Proposals to restrict movement of care workers

The National Care Forum (NCF) is encouraging all care providers to make their voices heard on government proposals that will stop the movement of care staff.

The government published a consultation on proposals to restrict the movement of care workers in England if they work in more than one health and care setting.

The proposals, if adopted, would prevent those providing nursing or personal care in care and nursing homes from working in two different care settings within a 14-day period unless this would result in unsafe staffing levels in a particular service.

A study on the impact of coronavirus in care homes in England indicated that one of the common factors in care homes with higher levels of coronavirus infection among staff was how much they employed staff who worked across multiple sites.

However, the National Care Forum (NCF) warns that legislating against staff movement does nothing to solve the fundamental issues of recruitment and retention.

Vic Rayner, executive director of NCF said: ‘The rationale behind the proposals is understandable, based on trying to reduce the chances of asymptomatic staff inadvertently spreading the virus, but the proposal is ill-thought through and will be hard to implement in the current circumstances.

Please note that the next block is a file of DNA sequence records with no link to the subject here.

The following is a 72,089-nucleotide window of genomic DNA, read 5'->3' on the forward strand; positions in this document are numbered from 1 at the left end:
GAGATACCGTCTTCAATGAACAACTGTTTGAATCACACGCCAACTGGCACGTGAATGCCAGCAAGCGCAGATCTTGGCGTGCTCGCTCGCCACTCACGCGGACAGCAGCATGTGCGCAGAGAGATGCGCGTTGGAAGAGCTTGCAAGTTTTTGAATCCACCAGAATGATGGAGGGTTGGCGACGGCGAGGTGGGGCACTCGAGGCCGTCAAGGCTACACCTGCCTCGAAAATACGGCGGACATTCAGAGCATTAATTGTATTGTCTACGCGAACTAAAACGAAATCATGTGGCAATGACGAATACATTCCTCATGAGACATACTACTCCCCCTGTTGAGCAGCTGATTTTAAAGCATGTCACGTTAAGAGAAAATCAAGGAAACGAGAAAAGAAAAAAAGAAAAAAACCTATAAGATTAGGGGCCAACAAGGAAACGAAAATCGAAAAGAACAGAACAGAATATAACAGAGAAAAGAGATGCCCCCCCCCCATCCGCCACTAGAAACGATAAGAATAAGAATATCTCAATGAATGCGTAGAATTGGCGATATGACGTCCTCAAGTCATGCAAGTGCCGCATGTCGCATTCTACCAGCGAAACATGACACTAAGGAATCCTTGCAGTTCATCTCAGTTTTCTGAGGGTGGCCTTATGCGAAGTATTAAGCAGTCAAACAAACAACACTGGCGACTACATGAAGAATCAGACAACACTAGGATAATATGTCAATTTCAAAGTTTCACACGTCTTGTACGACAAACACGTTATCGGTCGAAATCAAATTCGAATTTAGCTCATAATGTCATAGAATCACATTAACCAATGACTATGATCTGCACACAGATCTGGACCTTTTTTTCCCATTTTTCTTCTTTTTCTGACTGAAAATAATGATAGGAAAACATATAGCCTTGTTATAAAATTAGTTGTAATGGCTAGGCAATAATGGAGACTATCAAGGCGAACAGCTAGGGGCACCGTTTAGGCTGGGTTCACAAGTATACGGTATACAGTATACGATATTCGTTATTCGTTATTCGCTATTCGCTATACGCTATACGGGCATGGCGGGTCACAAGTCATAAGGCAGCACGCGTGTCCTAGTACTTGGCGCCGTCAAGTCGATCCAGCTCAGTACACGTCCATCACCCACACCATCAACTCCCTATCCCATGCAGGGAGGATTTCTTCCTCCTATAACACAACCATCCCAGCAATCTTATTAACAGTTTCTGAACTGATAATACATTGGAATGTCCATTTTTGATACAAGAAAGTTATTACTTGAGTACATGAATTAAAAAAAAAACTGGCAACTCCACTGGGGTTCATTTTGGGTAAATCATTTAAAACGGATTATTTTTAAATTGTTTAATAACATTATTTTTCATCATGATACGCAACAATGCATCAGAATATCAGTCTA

‘Many providers have already limited the movement of their staff but this does not appear to have been acknowledged by the proposal.

‘In the midst of the very significant staffing and financial pressures around delivering care in the midst of a pandemic, managers will be expected to negotiate with staff around critical issues which could have potentially devastating impacts on an individual’s personal circumstance.

‘Rather than seeking to regulate to reduce staff movement at short notice in the middle of a pandemic, the approach needs to be more supportive and practical.

‘Our research with members shows that the Infection Control Fund, which has to date been utilised to minimise staff movement, vastly underestimates the costs that providers already incur, before adding on a meaningful compensatory mechanism to address shortfalls in workers’ incomes.

‘Simply legislating against staff movement does nothing to solve the fundamental issues of recruitment, retention, high turnover rates and competition from other sectors.

NCF is encouraging all care providers to make their voices heard in this consultation so that the government understands what is possible to implement in the middle of a pandemic and the resources needed to do it.

The consultation closes at 12pm on November 23 and can be completed online here.

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